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Book Review: Easter Rising – An Irish American Coming Up from Under by Michael Patrick MacDonald

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Michael Patrick MacDonald’s second memoir, Easter Rising: An Irish American Coming Up from Under, would be a difficult read if it weren’t so damn engaging. He paints a grim picture of growing up in the projects of South Boston, a tribal community that insulates itself from the class bias of the outside world, while suffering its own epidemic of racism. You feel for MacDonald’s younger self as he fights for survival in this world where his life expectancy is half what it should be all while searching for personal and cultural identity (and calling home every day to make sure no one else has died).

While trying to cope with the death of four siblings, MacDonald retreats into the punk rock movement, finding solace for a time, among the band of outsiders. As he matures, he battles anxiety and hypochondria, and eventually begins to travel to Europe in his overwhelming desire to escape his Southie past, and with some distance he is able to identify elements of his Old Colony past and Irish heritage that he can embrace.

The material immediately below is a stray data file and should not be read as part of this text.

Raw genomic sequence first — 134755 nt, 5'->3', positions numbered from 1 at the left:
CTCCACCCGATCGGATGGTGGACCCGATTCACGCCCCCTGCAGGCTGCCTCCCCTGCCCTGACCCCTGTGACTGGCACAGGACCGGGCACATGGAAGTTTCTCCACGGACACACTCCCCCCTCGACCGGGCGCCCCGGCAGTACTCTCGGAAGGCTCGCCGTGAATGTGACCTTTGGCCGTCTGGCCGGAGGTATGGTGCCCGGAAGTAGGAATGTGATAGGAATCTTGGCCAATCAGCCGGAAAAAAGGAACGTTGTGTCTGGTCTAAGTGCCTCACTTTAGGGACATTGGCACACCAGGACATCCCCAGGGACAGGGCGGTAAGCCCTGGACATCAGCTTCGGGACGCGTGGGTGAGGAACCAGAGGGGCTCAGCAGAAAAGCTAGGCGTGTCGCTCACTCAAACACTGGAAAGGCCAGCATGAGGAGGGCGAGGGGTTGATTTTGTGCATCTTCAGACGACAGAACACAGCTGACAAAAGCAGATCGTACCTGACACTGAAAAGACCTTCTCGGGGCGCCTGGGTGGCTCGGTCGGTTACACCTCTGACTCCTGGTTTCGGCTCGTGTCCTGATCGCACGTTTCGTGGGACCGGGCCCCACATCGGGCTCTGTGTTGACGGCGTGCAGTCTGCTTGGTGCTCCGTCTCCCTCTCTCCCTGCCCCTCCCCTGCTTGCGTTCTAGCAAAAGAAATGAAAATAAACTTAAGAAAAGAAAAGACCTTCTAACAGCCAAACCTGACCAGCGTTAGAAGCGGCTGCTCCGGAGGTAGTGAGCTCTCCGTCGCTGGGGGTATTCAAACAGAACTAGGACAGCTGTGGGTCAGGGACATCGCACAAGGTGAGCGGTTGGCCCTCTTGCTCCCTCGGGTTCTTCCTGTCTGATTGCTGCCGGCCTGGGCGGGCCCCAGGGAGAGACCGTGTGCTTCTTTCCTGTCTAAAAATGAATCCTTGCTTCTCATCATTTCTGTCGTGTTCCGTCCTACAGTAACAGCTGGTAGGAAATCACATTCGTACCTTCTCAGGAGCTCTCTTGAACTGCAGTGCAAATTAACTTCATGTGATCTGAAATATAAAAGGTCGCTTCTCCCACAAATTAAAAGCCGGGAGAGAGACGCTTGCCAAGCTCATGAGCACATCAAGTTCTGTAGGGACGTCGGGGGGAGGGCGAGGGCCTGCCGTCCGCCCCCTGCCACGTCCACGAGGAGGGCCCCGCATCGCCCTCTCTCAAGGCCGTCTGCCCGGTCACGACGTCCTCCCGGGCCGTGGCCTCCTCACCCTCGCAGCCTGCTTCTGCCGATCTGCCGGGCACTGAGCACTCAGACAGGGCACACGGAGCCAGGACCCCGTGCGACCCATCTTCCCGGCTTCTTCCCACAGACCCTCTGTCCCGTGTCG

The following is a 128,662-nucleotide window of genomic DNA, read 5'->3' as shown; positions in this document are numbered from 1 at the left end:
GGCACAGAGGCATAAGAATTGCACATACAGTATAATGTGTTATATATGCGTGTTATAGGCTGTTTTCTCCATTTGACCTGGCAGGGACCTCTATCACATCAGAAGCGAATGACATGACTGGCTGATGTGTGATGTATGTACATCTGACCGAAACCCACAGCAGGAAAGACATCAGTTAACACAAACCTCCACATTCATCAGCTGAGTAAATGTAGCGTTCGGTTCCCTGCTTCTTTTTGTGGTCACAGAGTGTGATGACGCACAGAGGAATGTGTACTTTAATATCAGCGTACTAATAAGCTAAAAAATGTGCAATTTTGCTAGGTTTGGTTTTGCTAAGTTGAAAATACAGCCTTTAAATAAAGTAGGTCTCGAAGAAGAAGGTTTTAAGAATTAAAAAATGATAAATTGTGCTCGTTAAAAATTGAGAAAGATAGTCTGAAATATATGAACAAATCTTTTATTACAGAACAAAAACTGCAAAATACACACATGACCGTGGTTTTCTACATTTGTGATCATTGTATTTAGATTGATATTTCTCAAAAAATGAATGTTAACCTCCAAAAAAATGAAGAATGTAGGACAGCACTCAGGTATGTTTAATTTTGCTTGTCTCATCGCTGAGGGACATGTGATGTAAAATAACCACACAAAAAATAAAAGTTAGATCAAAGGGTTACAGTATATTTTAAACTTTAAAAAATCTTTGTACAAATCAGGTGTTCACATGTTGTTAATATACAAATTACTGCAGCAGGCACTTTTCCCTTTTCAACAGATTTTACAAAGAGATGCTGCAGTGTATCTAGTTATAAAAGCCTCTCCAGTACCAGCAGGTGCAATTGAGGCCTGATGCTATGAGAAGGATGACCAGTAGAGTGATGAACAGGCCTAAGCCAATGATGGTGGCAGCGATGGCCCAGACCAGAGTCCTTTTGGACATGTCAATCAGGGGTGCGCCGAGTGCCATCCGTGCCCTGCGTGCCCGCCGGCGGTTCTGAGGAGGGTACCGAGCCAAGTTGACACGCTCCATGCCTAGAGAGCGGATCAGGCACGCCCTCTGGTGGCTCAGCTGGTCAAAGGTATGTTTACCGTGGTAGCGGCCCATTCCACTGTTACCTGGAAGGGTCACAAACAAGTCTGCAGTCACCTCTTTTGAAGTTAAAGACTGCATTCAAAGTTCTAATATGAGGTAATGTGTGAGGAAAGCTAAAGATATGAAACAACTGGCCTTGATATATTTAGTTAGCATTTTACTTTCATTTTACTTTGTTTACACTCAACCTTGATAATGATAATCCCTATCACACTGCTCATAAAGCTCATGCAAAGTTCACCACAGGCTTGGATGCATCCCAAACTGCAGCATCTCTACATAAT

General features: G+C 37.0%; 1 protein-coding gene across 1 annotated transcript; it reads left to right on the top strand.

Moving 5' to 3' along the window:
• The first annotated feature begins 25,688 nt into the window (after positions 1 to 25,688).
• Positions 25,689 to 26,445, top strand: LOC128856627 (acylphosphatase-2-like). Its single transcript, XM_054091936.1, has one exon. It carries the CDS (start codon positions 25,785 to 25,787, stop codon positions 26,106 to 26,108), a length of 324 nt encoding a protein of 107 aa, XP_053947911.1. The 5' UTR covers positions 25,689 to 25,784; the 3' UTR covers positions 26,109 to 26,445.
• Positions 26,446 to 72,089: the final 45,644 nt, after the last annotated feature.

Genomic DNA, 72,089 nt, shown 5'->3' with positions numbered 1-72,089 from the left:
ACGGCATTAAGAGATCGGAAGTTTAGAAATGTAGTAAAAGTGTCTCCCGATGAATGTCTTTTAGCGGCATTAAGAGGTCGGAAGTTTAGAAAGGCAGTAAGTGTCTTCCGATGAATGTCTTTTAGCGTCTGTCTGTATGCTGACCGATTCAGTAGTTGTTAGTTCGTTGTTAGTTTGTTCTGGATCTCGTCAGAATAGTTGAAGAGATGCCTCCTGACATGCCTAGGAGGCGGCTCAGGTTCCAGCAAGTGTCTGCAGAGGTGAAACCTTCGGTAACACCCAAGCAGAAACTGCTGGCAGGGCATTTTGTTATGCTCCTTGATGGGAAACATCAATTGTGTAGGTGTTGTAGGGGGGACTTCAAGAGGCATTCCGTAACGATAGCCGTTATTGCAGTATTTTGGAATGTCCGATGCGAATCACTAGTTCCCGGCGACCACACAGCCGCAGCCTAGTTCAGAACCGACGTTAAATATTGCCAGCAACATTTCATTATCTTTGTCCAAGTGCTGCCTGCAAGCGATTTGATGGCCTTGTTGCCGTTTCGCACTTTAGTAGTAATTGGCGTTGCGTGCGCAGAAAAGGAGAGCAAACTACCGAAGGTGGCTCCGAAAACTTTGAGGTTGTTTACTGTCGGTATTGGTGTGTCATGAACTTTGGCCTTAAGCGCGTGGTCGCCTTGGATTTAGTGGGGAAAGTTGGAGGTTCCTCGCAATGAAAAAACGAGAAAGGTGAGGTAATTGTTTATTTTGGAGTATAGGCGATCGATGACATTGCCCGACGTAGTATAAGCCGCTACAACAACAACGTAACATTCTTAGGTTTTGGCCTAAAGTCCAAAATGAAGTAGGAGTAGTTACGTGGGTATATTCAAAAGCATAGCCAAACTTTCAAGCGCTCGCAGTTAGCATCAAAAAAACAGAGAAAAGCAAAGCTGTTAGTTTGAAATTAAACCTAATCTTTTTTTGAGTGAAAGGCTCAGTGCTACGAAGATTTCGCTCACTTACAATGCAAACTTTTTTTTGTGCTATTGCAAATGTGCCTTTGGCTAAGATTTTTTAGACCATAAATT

MacDonald is masterful at fleshing out the portraits of the people from his past. From his mentally ill brother, Davey, who tragically leaps to his death from a Southie roof, to his accordion-playing, spike-heel-wearing mother Helen, whose strength and pride sustain her dwindling brood through the difficulties of growing up in Boston’s projects. The prose is spare, mirroring the surrounding landscape, and the settings are powerfully drawn. I found myself transported to another world, one I didn’t know existed not so far from my rural Vermont home.

I was particularly enthralled by this memoir as I was frequenting the punk clubs in New York at the same time, trying to figure out how I fit in as a Puerto Rican Swede with her feet in two different cultures. I found myself wondering if MacDonald and I were at CBGBs or Danceteria on the same night, watching the Stimulators or the Bad Brains. I strongly identified with MacDonald’s younger self and plan to work backwards in time, reading his first installment, All Souls: A Family Story from Southie, next. I’m certain it will be just as powerful.

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About Ann Hagman Cardinal